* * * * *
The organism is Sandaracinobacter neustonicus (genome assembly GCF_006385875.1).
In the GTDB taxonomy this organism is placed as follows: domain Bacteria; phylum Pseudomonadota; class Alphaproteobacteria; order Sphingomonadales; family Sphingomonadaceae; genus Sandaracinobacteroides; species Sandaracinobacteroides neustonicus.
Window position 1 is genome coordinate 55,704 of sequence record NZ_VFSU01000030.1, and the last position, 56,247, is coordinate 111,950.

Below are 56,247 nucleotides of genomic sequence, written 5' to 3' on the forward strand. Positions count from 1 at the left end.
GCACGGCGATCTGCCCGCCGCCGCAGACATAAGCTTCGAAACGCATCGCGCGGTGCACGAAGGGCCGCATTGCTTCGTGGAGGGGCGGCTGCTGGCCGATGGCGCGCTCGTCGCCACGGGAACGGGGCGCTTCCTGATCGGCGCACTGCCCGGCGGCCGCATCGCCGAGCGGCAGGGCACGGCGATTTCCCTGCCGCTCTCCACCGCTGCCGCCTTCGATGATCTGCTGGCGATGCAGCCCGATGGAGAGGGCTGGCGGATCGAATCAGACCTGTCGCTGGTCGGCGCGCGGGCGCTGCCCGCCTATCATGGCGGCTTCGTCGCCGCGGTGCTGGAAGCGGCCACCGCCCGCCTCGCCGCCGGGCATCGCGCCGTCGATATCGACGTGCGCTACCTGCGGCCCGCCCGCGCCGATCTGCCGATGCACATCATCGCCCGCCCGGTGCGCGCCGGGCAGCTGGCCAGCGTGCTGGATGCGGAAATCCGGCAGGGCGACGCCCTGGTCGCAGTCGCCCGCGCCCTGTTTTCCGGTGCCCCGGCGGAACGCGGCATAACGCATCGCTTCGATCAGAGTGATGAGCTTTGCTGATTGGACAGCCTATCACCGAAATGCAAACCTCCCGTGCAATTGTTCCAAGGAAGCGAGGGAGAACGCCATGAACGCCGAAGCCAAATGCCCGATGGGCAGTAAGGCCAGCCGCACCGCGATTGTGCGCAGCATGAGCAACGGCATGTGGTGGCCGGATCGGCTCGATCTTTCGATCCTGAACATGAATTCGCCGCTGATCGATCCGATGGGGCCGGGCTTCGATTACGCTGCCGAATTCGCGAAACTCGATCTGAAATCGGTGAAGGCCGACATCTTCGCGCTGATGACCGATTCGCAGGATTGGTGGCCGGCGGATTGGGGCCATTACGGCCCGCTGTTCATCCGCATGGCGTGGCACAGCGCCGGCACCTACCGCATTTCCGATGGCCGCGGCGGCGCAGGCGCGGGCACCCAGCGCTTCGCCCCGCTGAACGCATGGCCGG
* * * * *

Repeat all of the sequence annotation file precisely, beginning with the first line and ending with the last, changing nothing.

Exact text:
The organism is Sandaracinobacter neustonicus (genome assembly GCF_006385875.1).
In the GTDB taxonomy this organism is placed as follows: domain Bacteria; phylum Pseudomonadota; class Alphaproteobacteria; order Sphingomonadales; family Sphingomonadaceae; genus Sandaracinobacteroides; species Sandaracinobacteroides neustonicus.
Window position 1 is genome coordinate 55,704 of sequence record NZ_VFSU01000030.1, and the last position, 56,247, is coordinate 111,950.

Below are 56,247 nucleotides of genomic sequence, written 5' to 3' on the forward strand. Positions count from 1 at the left end.
GCACGGCGATCTGCCCGCCGCCGCAGACATAAGCTTCGAAACGCATCGCGCGGTGCACGAAGGGCCGCATTGCTTCGTGGAGGGGCGGCTGCTGGCCGATGGCGCGCTCGTCGCCACGGGAACGGGGCGCTTCCTGATCGGCGCACTGCCCGGCGGCCGCATCGCCGAGCGGCAGGGCACGGCGATTTCCCTGCCGCTCTCCACCGCTGCCGCCTTCGATGATCTGCTGGCGATGCAGCCCGATGGAGAGGGCTGGCGGATCGAATCAGACCTGTCGCTGGTCGGCGCGCGGGCGCTGCCCGCCTATCATGGCGGCTTCGTCGCCGCGGTGCTGGAAGCGGCCACCGCCCGCCTCGCCGCCGGGCATCGCGCCGTCGATATCGACGTGCGCTACCTGCGGCCCGCCCGCGCCGATCTGCCGATGCACATCATCGCCCGCCCGGTGCGCGCCGGGCAGCTGGCCAGCGTGCTGGATGCGGAAATCCGGCAGGGCGACGCCCTGGTCGCAGTCGCCCGCGCCCTGTTTTCCGGTGCCCCGGCGGAACGCGGCATAACGCATCGCTTCGATCAGAGTGATGAGCTTTGCTGATTGGACAGCCTATCACCGAAATGCAAACCTCCCGTGCAATTGTTCCAAGGAAGCGAGGGAGAACGCCATGAACGCCGAAGCCAAATGCCCGATGGGCAGTAAGGCCAGCCGCACCGCGATTGTGCGCAGCATGAGCAACGGCATGTGGTGGCCGGATCGGCTCGATCTTTCGATCCTGAACATGAATTCGCCGCTGATCGATCCGATGGGGCCGGGCTTCGATTACGCTGCCGAATTCGCGAAACTCGATCTGAAATCGGTGAAGGCCGACATCTTCGCGCTGATGACCGATTCGCAGGATTGGTGGCCGGCGGATTGGGGCCATTACGGCCCGCTGTTCATCCGCATGGCGTGGCACAGCGCCGGCACCTACCGCATTTCCGATGGCCGCGGCGGCGCAGGCGCGGGCACCCAGCGCTTCGCCCCGCTGAACGCATGGCCGG